The other is a “reverse” coming out story written by current Emerson professor Benoit Denizet-Lewis. It’s about his old friend and co-worker Michael Glatze, a former managing editor of the gay publication XY Magazine and the founder of the periodical Young Gay America, who later became a born-again Christian and renounced his homosexuality. A film based on Denizet-Lewis’ profile of Glatze, I Am Michael, was screened at the Sundance Film Festival in January.
The contrast between the two pieces highlights a debate on the nature of sexuality. Croteau’s memoir cites Emerson as a guiding point in his personal path of self-identification, portraying his journey as a linear progression. Glatze’s sudden aversion to his former sexual orientation reminds viewers that the evolution of one’s identity isn’t necessarily smooth.
“The film doesn’t attack him, but it shows him in all his complexities,” Denizet-Lewis told the Beacon in February. “It’s a mystery.”
Though some audiences at Emerson may find it more difficult to sympathize with Glatze than Croteau, thinking about Glatze’s story and reasoning is necessary to facilitate an open discussion on sexuality.
“It might be a bit surprising for some Emerson students,” said Denizet-Lewis. “It might challenge some people.”
— Cathleen Cusachs and Mark Gartsbeyn, Beacon Staff
The rise of Flawless Brown
Among undergraduates at Emerson, nearly 67 percent are white. To promote a diverse discourse, the college needs platforms where people of color can have their voices heard.
And so, last spring, came Flawless Brown, the first troupe for women of color on campus. The self-funded group, founded by performing arts major Nyla Wissa, has expanded at a notable rate in the last year. Flawless Brown kickstarted its work this year with a show in November, which featured a variety of original monologues and poems. The performers later took their act off the stage and onto the streets, attracting a crowd as they portrayed a scene about the shooting of Michael Brown, an unarmed black teenager, in front of the State House.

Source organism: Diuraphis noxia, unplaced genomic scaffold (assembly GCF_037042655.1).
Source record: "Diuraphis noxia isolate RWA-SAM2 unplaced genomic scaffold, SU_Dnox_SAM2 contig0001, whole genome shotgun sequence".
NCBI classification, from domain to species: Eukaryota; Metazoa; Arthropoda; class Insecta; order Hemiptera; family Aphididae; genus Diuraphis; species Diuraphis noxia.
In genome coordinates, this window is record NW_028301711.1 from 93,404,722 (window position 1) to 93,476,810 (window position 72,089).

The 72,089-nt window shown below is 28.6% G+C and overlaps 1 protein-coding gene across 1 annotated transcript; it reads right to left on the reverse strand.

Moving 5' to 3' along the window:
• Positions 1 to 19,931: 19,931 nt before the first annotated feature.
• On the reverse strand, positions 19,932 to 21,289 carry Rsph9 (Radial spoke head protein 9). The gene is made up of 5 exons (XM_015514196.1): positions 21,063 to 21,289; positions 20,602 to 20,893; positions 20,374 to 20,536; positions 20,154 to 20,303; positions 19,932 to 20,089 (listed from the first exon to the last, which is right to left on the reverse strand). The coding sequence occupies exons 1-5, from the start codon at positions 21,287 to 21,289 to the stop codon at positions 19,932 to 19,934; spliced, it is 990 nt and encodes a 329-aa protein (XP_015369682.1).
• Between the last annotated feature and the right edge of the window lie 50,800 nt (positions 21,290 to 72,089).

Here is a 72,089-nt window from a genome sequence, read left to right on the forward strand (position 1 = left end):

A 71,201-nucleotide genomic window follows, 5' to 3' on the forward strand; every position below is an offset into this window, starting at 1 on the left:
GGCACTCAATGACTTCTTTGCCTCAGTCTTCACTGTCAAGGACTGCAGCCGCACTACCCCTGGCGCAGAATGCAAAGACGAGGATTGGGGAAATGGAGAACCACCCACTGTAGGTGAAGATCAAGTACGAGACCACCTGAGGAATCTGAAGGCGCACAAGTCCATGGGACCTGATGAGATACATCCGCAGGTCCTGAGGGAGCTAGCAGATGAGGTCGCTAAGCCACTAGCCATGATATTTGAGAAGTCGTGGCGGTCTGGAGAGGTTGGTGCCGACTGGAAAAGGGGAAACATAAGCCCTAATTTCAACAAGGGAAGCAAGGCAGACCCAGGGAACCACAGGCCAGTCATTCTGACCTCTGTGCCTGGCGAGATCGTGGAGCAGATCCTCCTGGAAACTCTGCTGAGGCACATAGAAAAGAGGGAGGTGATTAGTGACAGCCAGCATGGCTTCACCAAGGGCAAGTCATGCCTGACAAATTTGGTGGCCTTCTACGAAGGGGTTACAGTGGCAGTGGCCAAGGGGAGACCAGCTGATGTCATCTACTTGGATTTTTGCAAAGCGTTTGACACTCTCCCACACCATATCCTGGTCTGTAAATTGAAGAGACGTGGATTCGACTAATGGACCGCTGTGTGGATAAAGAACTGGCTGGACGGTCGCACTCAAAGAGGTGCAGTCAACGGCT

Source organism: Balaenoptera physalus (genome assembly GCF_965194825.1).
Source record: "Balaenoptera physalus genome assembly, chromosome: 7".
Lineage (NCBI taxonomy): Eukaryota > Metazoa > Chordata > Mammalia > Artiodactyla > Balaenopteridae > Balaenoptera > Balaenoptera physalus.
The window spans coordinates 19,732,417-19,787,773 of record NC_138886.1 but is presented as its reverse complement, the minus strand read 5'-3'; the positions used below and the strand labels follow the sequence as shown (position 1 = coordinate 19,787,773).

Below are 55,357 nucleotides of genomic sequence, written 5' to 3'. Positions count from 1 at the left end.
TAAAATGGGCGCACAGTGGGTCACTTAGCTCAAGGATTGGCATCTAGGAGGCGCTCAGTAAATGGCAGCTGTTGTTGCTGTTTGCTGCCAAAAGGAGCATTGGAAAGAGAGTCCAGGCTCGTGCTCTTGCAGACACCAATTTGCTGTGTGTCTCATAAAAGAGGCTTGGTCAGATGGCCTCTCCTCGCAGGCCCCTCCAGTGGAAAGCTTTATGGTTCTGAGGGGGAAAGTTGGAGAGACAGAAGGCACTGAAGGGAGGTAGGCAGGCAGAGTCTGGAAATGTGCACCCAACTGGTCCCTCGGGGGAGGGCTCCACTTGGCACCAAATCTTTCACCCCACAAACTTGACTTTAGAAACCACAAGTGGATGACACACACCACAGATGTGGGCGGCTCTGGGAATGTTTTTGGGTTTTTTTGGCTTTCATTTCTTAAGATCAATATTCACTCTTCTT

Flawless Brown’s success has only increased this semester. Two pieces from its November show were nominated for EVVY Awards for poetry. Taylor Jett and Chemdiya Reed created Flawless Brown VMA, a division focused on media production; for their first film, they are working on a student-written short called Full Card, described as a dark comedy about four women of color attending a mainly white college. And on the same day the theater troupe performed For Colored Girls, a series of musical and poetry performances, to a packed audience in the Cabaret, Wissa received the individual 2015 Spirit of Emerson Award, given to those who “increase the radiance, reputation, accomplishments, and overall spirit of Emerson College,” according to the website.
It’s not the only organization on campus to deal with issues of race, but Flawless Brown is perhaps the first to directly provide opportunities for artistic expression to the students who need it most. Its approach is unique at Emerson; its rapid growth and recognition this year show that Emerson students are demanding more of their creative outlets in the name of social justice.
— Mark Gartsbeyn / Beacon Staff